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Opportunities for Ag Companies with Parametric Insurance

Verdant Partners LLC (Verdant) has been working with Gallagher, a high-profile global insurance brokerage group based near Chicago, to assist agribusiness companies in managing their risks in various ways.  In a previous document, we highlighted opportunities to use Reps & Warranties Insurance in connection with the acquisition or disposition of a business.  In this article, we are communicating information that can assist with weather related risks.

Dean V. Cavey, Managing Partner

Weather risk insurance has existed for a long time. Originally derived in the energy industry to manage volume risk due to temperature exposure, these mechanisms either as insurance or derivative formats have branched out into any number of applicable industries. The natural progression was branching out to the assist companies in managing volume-based exposure in the agricultural supply chain.

The food supply chain has several inherent risks where someone relies on the supply and demand volumes of a broad array agricultural commodities. For companies that are subject to substantial risk but are not insurable through the federal crop insurance program, parametric insurance may be an appropriate answer. A parametric insurance policy is simply a formulaic policy with event and geographic defined triggers, i.e., parameters. These policies cover independent or multi‐variable weather concerns – rainfall, temperature, wind speed, yield – nearly everything but hail. 

Weather events typically available for coverage either alone or in combination are:

  1. Temperature (min, max, mean)

  2. Freeze (early/late freeze)

  3. Precipitation (lack of/excess)

  4. Wind speed

  5. Solar irradiance

  6. Growing Degree Days

  7. River height and flow for inland shipping delays

Anyone with volume-based exposure, be it seasonal, mid or long-term, is potentially insurable. Typically, parametric insurance best applies to those parties who do not have an insurable interest in crops directly thus not having the ability to buy federally subsidized crop insurance.

What information is needed for underwriting? The geographic location of the underlying exposure to weather events is key. This would, for example, be the farm where seed is sold and planted since that is where drought would directly impact crop performance. Additionally, the defined weather event(s), including seasonal definition or date ranges, and any associated revenue or cost sensitivity to an increasing or decreasing weather event. The underwriter also needs pricing of unitary risk, or assignment of exposure in dollars to locations. That exposure in agriculture is usually a unitary price, such as a price per bushel or per acre, multiplied by the volume.  While historic data is provided by third‐parties or owned directly by the insurers, historic exposure data is paramount to managing this risk and transferring it efficiently.  Pricing is based upon the historic analysis of the defined weather trigger at a particular location or basket of locations. Historical trends and facts are important components.  The indicated and quoted prices in terms of premium are typically a percentage of limit purchased. Pricing is unique to the individual situation and its defined parameters and locations.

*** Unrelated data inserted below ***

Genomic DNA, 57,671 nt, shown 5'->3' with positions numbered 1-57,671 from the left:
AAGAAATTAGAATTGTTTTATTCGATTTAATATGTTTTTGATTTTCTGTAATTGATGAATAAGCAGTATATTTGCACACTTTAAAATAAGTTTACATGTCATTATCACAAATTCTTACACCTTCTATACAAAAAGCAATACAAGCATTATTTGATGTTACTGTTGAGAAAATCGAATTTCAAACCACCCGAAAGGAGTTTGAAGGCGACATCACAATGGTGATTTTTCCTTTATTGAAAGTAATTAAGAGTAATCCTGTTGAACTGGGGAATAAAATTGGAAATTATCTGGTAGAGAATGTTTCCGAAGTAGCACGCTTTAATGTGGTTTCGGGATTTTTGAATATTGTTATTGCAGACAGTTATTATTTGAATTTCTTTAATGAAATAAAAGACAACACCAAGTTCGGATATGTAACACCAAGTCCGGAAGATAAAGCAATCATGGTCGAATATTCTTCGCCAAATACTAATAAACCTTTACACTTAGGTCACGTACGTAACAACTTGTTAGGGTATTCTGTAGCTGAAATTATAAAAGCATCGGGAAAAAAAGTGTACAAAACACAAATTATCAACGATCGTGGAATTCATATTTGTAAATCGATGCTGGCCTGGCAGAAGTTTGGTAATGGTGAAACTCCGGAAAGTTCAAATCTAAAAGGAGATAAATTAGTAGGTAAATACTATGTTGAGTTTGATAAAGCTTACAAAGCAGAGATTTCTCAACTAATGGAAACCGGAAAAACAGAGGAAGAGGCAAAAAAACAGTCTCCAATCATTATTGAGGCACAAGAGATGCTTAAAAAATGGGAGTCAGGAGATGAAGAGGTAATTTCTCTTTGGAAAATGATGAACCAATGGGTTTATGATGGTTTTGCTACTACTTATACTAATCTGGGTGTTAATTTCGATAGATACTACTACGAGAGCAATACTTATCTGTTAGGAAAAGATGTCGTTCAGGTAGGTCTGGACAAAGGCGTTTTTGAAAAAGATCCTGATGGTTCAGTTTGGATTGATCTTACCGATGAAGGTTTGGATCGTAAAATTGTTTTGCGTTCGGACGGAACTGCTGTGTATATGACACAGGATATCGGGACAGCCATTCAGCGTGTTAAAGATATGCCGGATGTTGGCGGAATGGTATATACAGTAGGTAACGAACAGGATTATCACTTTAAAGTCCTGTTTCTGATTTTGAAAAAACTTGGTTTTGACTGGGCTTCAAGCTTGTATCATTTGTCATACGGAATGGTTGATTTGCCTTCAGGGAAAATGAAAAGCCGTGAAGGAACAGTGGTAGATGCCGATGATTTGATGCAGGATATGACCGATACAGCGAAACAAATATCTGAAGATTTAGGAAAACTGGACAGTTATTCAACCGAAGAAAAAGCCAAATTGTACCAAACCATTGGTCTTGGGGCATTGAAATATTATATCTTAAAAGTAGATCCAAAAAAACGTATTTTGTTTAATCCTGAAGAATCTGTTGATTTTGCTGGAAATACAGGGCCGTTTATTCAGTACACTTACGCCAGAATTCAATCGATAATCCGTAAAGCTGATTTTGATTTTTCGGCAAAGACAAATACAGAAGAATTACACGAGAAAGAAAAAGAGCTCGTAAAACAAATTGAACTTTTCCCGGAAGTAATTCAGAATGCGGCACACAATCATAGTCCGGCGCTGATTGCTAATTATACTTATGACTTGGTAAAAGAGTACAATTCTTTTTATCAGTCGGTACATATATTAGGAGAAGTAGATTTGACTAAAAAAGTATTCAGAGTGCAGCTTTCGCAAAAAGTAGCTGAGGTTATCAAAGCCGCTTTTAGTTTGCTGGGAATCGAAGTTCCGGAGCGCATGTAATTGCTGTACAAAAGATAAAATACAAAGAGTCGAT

In evaluating and managing the premium, the insured can select varying trigger points. The higher/lower the trigger would essentially be seen as selecting or controlling the deductible. Evaluating historical payouts with the increasing or decreasing of a selected trigger point would effectively be the self‐insuring or retention of weather risk. The more one retains the less the cost which is generally consistent with most insurance products.

There are between five to seven potential insurance markets for any one transaction. Most of these markets are significant global insurance companies.  Various carriers have varying minimum premiums and offer different levels of quantitative support. Establishing a lead carrier or subset of the available carriers/reinsurers will typically yield best results.

Verdant is providing this information as a service and it should be noted that Verdant receives no fees or any other financial benefit should you decide to pursue parametric coverage with our friends at Gallagher.  This is being offered purely for informational purposes.  Should your business have a need for such risk management then Verdant would be pleased to put you in direct contact with a representative of Gallagher.

About AJ Gallagher:  Arthur J. Gallagher & Co. is a global insurance brokerage and risk management services firm headquartered in Rolling Meadows, Illinois (a suburb of Chicago). The firm was established in 1927 and is the third largest insurance broker in the world.  Gallagher is a public company traded on the New York Stock Exchange under the symbol of AJG.


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